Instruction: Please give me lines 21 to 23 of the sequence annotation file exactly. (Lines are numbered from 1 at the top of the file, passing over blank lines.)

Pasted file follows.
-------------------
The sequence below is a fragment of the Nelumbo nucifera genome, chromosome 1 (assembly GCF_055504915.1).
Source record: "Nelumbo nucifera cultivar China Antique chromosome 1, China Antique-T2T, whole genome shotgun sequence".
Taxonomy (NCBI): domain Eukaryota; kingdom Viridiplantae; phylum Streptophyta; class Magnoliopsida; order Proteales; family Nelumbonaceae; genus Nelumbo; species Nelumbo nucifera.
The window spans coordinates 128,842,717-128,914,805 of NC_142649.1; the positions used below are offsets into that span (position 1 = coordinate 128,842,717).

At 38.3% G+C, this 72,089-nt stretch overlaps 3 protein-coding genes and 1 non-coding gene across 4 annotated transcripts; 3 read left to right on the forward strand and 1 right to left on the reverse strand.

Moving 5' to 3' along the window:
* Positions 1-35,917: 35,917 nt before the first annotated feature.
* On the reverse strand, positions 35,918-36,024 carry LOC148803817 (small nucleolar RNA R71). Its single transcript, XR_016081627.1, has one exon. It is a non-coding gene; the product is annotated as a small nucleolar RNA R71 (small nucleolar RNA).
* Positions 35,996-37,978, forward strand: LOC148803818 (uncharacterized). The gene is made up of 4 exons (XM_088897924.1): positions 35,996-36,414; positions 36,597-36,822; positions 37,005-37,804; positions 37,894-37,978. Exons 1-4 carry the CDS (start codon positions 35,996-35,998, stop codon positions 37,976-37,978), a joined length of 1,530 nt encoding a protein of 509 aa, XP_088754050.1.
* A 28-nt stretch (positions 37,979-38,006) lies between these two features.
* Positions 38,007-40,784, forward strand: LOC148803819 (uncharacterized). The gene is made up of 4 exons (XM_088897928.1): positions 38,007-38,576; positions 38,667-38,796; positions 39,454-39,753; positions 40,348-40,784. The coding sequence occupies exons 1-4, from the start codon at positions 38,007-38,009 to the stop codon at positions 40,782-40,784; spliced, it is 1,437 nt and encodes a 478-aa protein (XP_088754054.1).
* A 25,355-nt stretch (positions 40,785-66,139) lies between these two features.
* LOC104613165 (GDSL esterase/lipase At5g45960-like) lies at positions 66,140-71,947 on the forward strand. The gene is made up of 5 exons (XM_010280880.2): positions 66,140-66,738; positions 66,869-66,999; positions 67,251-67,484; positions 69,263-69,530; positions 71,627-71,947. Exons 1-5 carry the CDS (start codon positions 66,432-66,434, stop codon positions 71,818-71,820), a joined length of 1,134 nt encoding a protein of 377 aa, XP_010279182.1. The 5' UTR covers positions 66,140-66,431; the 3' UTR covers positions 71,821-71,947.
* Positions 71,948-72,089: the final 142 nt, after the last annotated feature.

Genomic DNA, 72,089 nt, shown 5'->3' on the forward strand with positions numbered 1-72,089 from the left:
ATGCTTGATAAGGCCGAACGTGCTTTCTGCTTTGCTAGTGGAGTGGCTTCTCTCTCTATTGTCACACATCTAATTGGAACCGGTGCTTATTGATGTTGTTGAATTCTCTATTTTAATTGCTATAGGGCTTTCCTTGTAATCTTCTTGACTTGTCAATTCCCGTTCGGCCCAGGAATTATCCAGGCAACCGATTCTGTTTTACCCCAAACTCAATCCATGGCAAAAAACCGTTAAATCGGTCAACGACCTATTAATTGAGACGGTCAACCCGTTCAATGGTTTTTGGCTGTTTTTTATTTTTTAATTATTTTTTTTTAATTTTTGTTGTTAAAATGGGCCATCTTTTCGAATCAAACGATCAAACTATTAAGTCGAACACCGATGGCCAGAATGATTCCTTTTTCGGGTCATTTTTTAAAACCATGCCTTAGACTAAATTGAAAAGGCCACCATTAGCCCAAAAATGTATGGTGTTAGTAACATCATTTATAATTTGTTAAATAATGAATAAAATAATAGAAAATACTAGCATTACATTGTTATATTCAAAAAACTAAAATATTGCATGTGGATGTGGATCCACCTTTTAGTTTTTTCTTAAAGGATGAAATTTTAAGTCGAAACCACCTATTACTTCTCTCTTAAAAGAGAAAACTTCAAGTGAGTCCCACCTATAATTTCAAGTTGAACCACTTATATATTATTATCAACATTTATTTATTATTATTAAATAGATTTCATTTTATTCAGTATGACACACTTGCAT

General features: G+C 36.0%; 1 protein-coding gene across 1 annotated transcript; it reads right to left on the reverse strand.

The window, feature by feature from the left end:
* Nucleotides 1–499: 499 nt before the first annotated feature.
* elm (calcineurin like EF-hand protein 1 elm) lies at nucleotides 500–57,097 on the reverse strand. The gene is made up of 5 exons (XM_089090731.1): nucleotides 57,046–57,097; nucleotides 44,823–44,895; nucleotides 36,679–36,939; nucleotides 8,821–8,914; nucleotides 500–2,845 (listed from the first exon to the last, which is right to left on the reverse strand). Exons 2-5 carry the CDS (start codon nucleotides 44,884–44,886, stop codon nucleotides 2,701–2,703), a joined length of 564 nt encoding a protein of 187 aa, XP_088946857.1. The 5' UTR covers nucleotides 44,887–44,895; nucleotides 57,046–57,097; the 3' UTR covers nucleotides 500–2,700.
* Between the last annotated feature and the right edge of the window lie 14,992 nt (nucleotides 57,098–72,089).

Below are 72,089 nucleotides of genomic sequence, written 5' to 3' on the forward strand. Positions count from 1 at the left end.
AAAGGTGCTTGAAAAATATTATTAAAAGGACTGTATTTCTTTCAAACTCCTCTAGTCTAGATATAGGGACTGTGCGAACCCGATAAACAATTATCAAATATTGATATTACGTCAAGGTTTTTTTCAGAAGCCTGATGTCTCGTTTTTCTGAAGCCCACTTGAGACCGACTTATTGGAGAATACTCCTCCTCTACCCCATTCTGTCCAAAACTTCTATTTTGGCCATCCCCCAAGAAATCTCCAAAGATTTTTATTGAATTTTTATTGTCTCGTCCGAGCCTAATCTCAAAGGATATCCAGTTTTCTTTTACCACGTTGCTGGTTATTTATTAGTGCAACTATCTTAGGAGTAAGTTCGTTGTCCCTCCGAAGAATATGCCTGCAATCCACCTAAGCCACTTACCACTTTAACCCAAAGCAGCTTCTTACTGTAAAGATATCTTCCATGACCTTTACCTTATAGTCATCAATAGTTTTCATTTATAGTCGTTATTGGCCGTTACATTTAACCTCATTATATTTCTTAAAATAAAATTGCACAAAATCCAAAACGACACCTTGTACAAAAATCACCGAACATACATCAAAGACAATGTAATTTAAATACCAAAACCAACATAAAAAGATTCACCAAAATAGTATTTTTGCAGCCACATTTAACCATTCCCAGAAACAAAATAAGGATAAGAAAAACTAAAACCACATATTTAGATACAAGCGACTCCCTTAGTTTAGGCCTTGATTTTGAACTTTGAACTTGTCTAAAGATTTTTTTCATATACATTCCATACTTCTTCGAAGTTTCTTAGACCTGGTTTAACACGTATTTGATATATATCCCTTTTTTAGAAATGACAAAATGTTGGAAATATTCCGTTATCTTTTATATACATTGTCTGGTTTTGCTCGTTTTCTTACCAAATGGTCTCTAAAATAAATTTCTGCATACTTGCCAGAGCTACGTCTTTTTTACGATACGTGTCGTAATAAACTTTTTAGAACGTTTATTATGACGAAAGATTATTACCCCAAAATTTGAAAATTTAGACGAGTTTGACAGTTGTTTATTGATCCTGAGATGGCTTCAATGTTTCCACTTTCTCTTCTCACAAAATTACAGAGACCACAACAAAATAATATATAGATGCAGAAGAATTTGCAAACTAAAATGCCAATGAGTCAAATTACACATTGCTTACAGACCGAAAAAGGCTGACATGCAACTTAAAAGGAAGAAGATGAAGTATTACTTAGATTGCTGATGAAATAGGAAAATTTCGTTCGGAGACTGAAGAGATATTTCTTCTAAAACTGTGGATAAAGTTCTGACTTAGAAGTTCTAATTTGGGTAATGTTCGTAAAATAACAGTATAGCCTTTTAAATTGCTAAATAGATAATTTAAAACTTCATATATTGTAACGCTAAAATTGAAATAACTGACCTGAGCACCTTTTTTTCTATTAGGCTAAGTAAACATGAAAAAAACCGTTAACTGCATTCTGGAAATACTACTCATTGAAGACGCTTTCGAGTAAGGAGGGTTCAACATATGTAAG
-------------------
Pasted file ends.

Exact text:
* Between the last annotated feature and the right edge of the window lie 14,992 nt (nucleotides 57,098–72,089).

Below are 72,089 nucleotides of genomic sequence, written 5' to 3' on the forward strand. Positions count from 1 at the left end.
AAAGGTGCTTGAAAAATATTATTAAAAGGACTGTATTTCTTTCAAACTCCTCTAGTCTAGATATAGGGACTGTGCGAACCCGATAAACAATTATCAAATATTGATATTACGTCAAGGTTTTTTTCAGAAGCCTGATGTCTCGTTTTTCTGAAGCCCACTTGAGACCGACTTATTGGAGAATACTCCTCCTCTACCCCATTCTGTCCAAAACTTCTATTTTGGCCATCCCCCAAGAAATCTCCAAAGATTTTTATTGAATTTTTATTGTCTCGTCCGAGCCTAATCTCAAAGGATATCCAGTTTTCTTTTACCACGTTGCTGGTTATTTATTAGTGCAACTATCTTAGGAGTAAGTTCGTTGTCCCTCCGAAGAATATGCCTGCAATCCACCTAAGCCACTTACCACTTTAACCCAAAGCAGCTTCTTACTGTAAAGATATCTTCCATGACCTTTACCTTATAGTCATCAATAGTTTTCATTTATAGTCGTTATTGGCCGTTACATTTAACCTCATTATATTTCTTAAAATAAAATTGCACAAAATCCAAAACGACACCTTGTACAAAAATCACCGAACATACATCAAAGACAATGTAATTTAAATACCAAAACCAACATAAAAAGATTCACCAAAATAGTATTTTTGCAGCCACATTTAACCATTCCCAGAAACAAAATAAGGATAAGAAAAACTAAAACCACATATTTAGATACAAGCGACTCCCTTAGTTTAGGCCTTGATTTTGAACTTTGAACTTGTCTAAAGATTTTTTTCATATACATTCCATACTTCTTCGAAGTTTCTTAGACCTGGTTTAACACGTATTTGATATATATCCCTTTTTTAGAAATGACAAAATGTTGGAAATATTCCGTTATCTTTTATATACATTGTCTGGTTTTGCTCGTTTTCTTACCAAATGGTCTCTAAAATAAATTTCTGCATACTTGCCAGAGCTACGTCTTTTTTACGATACGTGTCGTAATAAACTTTTTAGAACGTTTATTATGACGAAAGATTATTACCCCAAAATTTGAAAATTTAGACGAGTTTGACAGTTGTTTATTGATCCTGAGATGGCTTCAATGTTTCCACTTTCTCTTCTCACAAAATTACAGAGACCACAACAAAATAATATATAGATGCAGAAGAATTTGCAAACTAAAATGCCAATGAGTCAAATTACACATTGCTTACAGACCGAAAAAGGCTGACATGCAACTTAAAAGGAAGAAGATGAAGTATTACTTAGATTGCTGATGAAATAGGAAAATTTCGTTCGGAGACTGAAGAGATATTTCTTCTAAAACTGTGGATAAAGTTCTGACTTAGAAGTTCTAATTTGGGTAATGTTCGTAAAATAACAGTATAGCCTTTTAAATTGCTAAATAGATAATTTAAAACTTCATATATTGTAACGCTAAAATTGAAATAACTGACCTGAGCACCTTTTTTTCTATTAGGCTAAGTAAACATGAAAAAAACCGTTAACTGCATTCTGGAAATACTACTCATTGAAGACGCTTTCGAGTAAGGAGGGTTCAACATATGTAAG